Ello is one of our favourite social platforms and a great place to to find and share inspiration with thousands of creatives across the globe. The guys at Ello are now interviewing some of the most interesting users on their platform and have chosen us to publish one of those first interviews with noted futurist Lydia Caldana.
Lydia Caldana is a trend forecaster and researcher that continually inspires the Ello community by exposing mind-blowing innovations. She earned a BA of Arts, Trend Prediction & Forecasting in London, has studied fashion design in Italy, and spent the first 17 years of her life in Brazil. Lydia finds undeniably incredible innovations and her forward-thinking reveals just how amazing the future could be.
Interview by Anna Quinlan from Ello and image by Lydia Caldana.
Is there a recent trend or innovation that you’re particularly excited about?
There is a phenomenon being study by Box1824 regarding how the old market segmentation logic when it comes to consumer research that I find interesting and possibly applicable in other areas. When a client usually asks for consumer research, they have their own idea of who their target is, say, middle class, male, 35-65 years old. What Box realized after years of direct contact with consumers is that dividing them by gender, age and income level does not make sense anymore. Someone’s age/gender/social class alone does not determine what you buy, what you watch, how you watch it, who influences you, who you influence, how you interact with friends, and so forth. Most of the times I tell people this, they say “I feel like you’re talking about me! I am 52 and female and I love watching cartoons. I am a living example of how that is true”, for example. I am excited to see how this delightful change that started by consumers and regular people will tell the industry how to think their market segmentations, products and services. It’s time companies started caring about and deeply understanding their people.
Box1824’s online platform is www.pontoeletronico.me, which will soon be 100% available in English. Check it out for awesome trends in behavior and bits of how the reality in Brazil is changing.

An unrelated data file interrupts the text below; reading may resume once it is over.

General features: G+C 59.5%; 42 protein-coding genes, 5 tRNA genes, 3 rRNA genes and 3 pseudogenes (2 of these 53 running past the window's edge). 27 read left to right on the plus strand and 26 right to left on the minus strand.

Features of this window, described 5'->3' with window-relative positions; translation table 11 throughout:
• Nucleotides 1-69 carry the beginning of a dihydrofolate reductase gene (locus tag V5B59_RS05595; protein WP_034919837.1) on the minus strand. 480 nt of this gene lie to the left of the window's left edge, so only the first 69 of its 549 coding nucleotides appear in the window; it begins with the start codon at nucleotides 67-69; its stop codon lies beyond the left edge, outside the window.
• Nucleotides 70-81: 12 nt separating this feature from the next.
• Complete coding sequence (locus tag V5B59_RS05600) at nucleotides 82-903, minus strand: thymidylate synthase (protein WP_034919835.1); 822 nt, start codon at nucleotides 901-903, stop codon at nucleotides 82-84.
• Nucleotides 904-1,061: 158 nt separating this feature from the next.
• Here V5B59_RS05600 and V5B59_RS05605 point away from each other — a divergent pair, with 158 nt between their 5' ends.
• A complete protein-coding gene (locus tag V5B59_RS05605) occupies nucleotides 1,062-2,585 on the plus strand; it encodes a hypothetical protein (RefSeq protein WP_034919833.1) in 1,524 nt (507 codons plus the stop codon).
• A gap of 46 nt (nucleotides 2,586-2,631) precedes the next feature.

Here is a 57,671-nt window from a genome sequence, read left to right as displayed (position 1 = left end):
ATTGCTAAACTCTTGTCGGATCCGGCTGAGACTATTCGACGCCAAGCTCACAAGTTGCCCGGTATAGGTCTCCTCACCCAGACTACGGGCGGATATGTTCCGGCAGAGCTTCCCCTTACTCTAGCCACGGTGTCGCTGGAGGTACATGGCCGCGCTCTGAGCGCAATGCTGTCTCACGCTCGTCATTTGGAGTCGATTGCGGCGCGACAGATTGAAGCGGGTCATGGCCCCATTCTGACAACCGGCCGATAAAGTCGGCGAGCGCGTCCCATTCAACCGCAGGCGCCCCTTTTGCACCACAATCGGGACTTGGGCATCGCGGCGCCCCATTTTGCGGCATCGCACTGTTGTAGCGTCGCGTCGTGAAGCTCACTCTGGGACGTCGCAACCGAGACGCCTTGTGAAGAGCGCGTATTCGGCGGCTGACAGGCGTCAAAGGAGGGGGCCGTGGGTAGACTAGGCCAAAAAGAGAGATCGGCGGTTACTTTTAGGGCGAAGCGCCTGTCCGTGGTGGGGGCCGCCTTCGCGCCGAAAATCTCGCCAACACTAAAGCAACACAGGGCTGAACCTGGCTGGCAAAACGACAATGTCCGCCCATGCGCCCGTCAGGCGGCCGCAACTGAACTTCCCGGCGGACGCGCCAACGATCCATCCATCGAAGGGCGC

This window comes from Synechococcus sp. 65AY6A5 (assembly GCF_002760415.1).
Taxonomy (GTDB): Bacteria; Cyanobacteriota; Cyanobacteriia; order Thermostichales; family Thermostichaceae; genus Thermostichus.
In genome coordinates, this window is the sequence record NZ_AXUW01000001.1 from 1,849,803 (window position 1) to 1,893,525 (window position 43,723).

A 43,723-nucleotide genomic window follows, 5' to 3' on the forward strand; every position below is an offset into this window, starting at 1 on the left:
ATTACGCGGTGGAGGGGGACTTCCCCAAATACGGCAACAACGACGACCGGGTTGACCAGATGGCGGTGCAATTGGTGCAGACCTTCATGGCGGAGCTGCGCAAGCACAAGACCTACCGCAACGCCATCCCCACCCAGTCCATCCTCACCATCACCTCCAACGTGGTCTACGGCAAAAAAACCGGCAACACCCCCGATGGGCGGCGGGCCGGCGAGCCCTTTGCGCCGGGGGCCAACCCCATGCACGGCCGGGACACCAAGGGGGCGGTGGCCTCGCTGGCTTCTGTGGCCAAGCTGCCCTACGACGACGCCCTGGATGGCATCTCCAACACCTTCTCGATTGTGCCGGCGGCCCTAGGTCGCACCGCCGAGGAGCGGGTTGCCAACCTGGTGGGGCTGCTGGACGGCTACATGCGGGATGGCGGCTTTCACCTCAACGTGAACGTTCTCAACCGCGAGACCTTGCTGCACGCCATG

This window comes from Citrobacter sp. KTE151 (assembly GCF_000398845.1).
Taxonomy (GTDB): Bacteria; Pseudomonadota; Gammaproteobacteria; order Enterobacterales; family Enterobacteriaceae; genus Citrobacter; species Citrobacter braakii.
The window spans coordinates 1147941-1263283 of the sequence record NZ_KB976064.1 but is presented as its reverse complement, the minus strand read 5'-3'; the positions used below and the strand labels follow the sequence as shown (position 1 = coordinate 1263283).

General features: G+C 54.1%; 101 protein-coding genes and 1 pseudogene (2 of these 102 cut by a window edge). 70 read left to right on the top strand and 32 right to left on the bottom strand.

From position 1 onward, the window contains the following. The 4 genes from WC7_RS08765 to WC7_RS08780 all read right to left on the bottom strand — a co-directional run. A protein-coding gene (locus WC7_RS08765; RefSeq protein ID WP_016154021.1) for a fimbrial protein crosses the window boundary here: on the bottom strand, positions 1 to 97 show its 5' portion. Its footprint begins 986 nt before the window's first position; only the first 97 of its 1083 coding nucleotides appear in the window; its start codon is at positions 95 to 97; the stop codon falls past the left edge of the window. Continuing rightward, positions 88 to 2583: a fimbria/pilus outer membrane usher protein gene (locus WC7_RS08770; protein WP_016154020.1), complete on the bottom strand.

You turn up a lot of stories that I’ve never even heard of! Where do you look for innovation news, or how to you keep your pulse on the latest?
I have my secret weapons, haha. Basically, I live for new stuff – products, services, mindsets… If I didn’t have a few other things to do during my day, I’d easily spend it searching for this. It is very natural to me and once I’m into a subject, I won’t stop until I get to its roots. It’s like every piece of information you find leads you to another, and the more you follow the leads, the better you can see the whole-picture. Mostly, I read websites that I do not know the language, like Ukrainian and Chinese. I click on all the links and words I can understand and dig for further info on any of the (six) languages I do speak.
What does the future look like to you?
That’s obviously hard to tell and anything I say here could go completely the other way. But what I hope for is a future in which transportation, food & healthcare and leisure are integrated with both professional and personal lives. We already know that those lines are blurred, but I think they mostly make our lives harder right now rather than just acting organically into it. If education or work were integrated in transportation, per say, how much time would we have spare at the end of the day, how many more bits of things would we learn on a daily basis and how much more fun could this experience be? I am a huge foodie, don’t get me wrong, but I also believe that the ritual of having a meal should be something appreciated when we have the time and will. If you’re on the run on a Tuesday night, wouldn’t it be healthier to just take your personalized food pill than eating some ready-made crap you heated in the microwave and quickly ate 2 spoonfulls just so you wouldn’t faint and be on to the next thing?